Presentation on theme: "POST-TRAUMATIC STRESS IN THE NICU PARENT MARK BERGERON, MD, MPH ASSOCIATES IN NEWBORN MEDICINE, PA CHILDRENS HOSPITALS AND CLINICS OF MINNESOTA ASSISTANT."— Presentation transcript:
POST-TRAUMATIC STRESS IN THE NICU PARENT MARK BERGERON, MD, MPH ASSOCIATES IN NEWBORN MEDICINE, PA CHILDRENS HOSPITALS AND CLINICS OF MINNESOTA ASSISTANT PROFESSOR, PEDIATRICS UNIVERSITY OF MINNESOTA MEDICAL SCHOOL 36 TH ANNUAL MINNESOTA PERINATAL ORGANIZATION CONFERENCE SEPTEMBER 23, 2010
Disclosures I will not be discussing any experimental or off- label uses for any therapies during this presentation. I have no relevant financial relationships to disclose.
Objectives Describe features by which parents in the NICU with post-traumatic stress may be recognized. Describe effective and supportive communication strategies when encountering NICU families in crisis. Identify three resources available to NICU families suffering from emotional trauma.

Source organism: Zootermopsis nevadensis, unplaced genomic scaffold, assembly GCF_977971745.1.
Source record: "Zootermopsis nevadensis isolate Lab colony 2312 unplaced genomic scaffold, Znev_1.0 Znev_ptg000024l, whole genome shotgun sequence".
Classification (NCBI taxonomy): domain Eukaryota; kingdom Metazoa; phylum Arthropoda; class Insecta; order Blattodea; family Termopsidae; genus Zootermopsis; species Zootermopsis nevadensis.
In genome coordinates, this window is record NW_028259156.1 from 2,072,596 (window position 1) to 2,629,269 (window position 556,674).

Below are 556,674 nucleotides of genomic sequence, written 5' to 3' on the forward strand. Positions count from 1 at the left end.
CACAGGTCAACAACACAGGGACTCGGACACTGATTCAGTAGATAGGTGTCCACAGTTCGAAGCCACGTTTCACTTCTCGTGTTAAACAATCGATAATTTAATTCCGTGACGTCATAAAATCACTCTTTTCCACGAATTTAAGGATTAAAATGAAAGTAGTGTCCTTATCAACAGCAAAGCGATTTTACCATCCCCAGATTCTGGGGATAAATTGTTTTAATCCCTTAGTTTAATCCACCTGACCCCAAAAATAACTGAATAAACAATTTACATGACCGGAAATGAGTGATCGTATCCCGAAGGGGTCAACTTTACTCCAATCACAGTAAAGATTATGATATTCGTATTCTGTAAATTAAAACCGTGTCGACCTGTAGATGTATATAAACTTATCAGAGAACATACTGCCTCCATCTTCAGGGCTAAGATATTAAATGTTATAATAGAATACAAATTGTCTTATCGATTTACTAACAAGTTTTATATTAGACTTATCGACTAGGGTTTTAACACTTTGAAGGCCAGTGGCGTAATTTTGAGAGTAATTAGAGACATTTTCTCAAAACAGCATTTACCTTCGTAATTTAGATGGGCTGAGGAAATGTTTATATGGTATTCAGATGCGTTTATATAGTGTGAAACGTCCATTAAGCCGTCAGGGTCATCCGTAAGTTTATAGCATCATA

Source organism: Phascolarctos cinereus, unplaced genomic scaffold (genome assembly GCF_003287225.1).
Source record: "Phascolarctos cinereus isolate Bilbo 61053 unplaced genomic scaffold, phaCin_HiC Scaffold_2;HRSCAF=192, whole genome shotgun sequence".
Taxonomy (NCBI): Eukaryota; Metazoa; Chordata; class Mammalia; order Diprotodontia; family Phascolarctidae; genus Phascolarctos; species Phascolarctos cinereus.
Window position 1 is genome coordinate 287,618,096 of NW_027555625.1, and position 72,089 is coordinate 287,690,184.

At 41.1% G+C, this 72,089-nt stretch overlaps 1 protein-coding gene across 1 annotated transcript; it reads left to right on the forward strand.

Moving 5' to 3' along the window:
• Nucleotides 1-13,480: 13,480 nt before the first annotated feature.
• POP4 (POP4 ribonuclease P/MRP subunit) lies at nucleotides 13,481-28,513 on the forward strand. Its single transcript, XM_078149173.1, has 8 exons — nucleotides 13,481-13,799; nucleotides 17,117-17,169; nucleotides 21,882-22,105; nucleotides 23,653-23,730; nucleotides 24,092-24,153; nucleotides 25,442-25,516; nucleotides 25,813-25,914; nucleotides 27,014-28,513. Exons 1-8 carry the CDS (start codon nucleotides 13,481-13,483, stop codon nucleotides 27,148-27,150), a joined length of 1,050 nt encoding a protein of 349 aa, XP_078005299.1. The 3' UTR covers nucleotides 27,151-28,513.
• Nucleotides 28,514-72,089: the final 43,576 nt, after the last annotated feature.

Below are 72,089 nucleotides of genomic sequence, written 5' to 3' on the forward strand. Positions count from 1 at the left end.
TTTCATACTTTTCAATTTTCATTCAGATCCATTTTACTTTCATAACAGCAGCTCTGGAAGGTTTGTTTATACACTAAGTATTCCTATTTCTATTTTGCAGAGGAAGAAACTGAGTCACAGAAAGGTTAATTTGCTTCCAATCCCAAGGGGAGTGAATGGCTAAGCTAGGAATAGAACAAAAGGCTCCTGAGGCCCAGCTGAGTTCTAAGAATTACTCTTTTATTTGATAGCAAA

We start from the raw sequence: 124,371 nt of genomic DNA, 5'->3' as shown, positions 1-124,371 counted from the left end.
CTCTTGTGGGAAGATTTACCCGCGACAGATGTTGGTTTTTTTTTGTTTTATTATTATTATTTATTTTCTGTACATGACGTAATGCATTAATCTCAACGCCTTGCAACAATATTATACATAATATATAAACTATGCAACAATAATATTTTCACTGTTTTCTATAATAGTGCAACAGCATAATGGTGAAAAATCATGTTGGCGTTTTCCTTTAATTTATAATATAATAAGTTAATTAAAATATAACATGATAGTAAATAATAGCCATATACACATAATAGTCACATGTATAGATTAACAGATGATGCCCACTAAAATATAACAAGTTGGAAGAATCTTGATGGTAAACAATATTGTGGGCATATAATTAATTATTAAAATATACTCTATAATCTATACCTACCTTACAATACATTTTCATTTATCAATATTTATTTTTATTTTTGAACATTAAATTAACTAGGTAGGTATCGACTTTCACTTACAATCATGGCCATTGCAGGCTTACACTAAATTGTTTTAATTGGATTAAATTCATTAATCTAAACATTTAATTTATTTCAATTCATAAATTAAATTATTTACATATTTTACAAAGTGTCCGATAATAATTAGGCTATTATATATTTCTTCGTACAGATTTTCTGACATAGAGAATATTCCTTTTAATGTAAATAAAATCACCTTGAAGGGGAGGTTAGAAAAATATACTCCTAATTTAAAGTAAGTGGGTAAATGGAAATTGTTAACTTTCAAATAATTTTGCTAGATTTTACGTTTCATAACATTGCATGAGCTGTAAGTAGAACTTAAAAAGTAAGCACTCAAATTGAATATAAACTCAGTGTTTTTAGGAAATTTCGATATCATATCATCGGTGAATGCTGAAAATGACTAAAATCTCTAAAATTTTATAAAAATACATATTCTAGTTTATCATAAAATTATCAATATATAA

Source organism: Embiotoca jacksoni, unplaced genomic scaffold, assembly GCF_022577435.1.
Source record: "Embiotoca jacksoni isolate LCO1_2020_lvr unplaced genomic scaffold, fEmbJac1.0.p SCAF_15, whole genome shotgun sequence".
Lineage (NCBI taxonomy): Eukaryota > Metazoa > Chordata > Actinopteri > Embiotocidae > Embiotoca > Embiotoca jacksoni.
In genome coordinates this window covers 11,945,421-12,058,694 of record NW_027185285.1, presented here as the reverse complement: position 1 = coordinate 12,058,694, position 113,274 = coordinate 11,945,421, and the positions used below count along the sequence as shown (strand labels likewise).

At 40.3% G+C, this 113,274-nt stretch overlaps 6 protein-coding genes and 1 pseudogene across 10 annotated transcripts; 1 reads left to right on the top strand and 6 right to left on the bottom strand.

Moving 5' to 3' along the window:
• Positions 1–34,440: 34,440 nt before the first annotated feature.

Format Review whats known about NICU parents and post- traumatic stress Discuss future areas of potential research in this area Review supportive communication strategies Discuss resources available to NICU parents and former NICU parents (especially local resources) Open discussion of personal experiences (poignant examples, successes, community needs, etc.) All slides are available on our website (www.newbornmed.com)
One last disclaimer… I am by no means an expert on mental health or psychological trauma. I am a neonatologist who bears witness to the stress the NICU environment exerts on babies, their parents, and families.
What is trauma?
Yes! (For some.)
Trauma Experience of a threatening situation that goes beyond the bounds of the individual coping strategies and is accompanied by a sense of helplessness and defenseless abandonment. (Yehuda, 2002).